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Being vaguely familiar with the Java world I was googling for a static analysis tool that would also was intelligent enough to fix the issues it finds. I ran at CodePro tool but, again, I'm new to the Java community and don't know the vendors.

What tool can you recommend based on the criteria above?

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10 Answers 10

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FindBugs, PMD and Checkstyle are all excellent choices especially if you integrate them into your build process.

At my last company we also used Fortify to check for potential security problems. We were fortunate to have an enterprise license so I don't know the cost involved.

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  • Will you please comment a bit on your use of lint4j? I just tried it, but it produced only a single warning (a false positive!) on my entire code base. I know my code isn't that clean! My code requires Java 6, and the lint4j proj. seems to be inactive. lint4j is not FOSS, so no source code. Thanks! – Greg Mattes Sep 23 '08 at 2:50
  • I got several hundred warnings from lint4j during my scan of 200 KLOC project. Most of them were "nice to have" like "use a character literal instead of String literal to append a single constant character to a stream". Findbugs definitely gives you the more important things to consider. (But on new code I always use both of them!) – Bananeweizen May 23 '10 at 12:23
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I recommend FindBugs. http://findbugs.sourceforge.net/ Good in assisting to do code review.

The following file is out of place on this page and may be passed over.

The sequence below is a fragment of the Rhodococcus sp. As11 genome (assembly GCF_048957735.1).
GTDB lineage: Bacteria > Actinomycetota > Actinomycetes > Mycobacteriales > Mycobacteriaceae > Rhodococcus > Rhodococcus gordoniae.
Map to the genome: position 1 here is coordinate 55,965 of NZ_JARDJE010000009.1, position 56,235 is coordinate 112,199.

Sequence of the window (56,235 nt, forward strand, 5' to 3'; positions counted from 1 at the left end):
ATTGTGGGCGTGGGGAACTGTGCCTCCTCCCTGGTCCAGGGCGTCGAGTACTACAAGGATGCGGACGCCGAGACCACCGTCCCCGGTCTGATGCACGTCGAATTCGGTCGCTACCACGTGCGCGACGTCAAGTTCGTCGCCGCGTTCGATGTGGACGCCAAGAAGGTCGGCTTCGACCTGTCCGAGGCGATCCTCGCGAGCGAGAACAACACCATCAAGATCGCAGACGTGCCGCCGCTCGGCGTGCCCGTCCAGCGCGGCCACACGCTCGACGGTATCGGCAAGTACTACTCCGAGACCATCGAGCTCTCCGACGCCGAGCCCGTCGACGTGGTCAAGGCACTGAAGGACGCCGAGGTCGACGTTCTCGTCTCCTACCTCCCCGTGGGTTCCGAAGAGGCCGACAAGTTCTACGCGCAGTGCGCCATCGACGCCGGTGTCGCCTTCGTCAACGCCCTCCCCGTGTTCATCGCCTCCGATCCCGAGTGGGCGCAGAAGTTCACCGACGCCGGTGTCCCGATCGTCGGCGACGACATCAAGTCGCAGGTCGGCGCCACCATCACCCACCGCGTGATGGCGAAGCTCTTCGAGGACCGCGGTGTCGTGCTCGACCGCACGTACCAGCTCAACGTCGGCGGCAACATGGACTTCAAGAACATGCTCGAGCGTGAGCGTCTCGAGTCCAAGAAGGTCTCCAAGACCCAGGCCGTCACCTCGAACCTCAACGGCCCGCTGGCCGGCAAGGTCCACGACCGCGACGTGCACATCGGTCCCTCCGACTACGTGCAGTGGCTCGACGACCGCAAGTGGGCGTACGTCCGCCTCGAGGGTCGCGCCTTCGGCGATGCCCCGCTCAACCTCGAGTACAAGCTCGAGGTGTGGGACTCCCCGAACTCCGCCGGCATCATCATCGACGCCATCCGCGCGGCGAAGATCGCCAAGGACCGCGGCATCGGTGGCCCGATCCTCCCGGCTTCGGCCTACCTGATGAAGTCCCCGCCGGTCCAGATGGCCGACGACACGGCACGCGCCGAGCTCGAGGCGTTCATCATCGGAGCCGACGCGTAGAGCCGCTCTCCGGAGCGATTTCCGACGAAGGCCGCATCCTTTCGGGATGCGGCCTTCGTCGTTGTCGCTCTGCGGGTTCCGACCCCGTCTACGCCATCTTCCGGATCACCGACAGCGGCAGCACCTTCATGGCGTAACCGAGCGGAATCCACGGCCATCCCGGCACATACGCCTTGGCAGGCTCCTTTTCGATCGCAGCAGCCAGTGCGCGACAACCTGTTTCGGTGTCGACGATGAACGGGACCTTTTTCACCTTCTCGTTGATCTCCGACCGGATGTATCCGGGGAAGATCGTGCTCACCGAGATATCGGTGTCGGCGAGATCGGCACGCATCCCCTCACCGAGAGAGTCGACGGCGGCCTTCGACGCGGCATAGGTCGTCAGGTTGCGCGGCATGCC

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IntelliJ IDEA from JetBrains. They also do ReSharper in the .Net community.

8

Here is my list (45 items) of free/open sourced Static Analysis tools: Java Code Quality Tools - Overview

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Sonar is a quality control tool. It gauges quality of Java applications through the observance of coding rules conventions, metric measures and advanced indicators.

Sonar is based on the following projects :

You could also use Simian for duplication detection.

  • I don't like Sonar - they began to be very very expensive. – pan40 Feb 14 '18 at 14:41
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CRAP4J is not only an awesome name but it's quite useful. The other good ones are all above, best of all (IMHO) is FindBugs, because it really does find honest-to-goodness bugs right away in a big code base.

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You can try JavaDepend, it complement other static analysis tools, and provides a CQL language to query code like database,

JavaDepend provides also many interactive views to understand the existing code base and more than 82 metrics.

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All the above are great tools. PMD is probably the most common.

Another tool is Enerjy. It recently became free, so you can download it and try for yourself. Enerjy is somewhat more organized and a better fit to larger teams. It makes it easier to customize and share the rules. Personally, I'm not a big fan, but maybe you'll fancy it more than I do.

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Couple of commercial vendors that have a Java offering:

Klocwork Coverity

They won't "fix the issues" they find (nor will, I believe, any of the other ones mentioned above) but these are all tools that have varying strengths.

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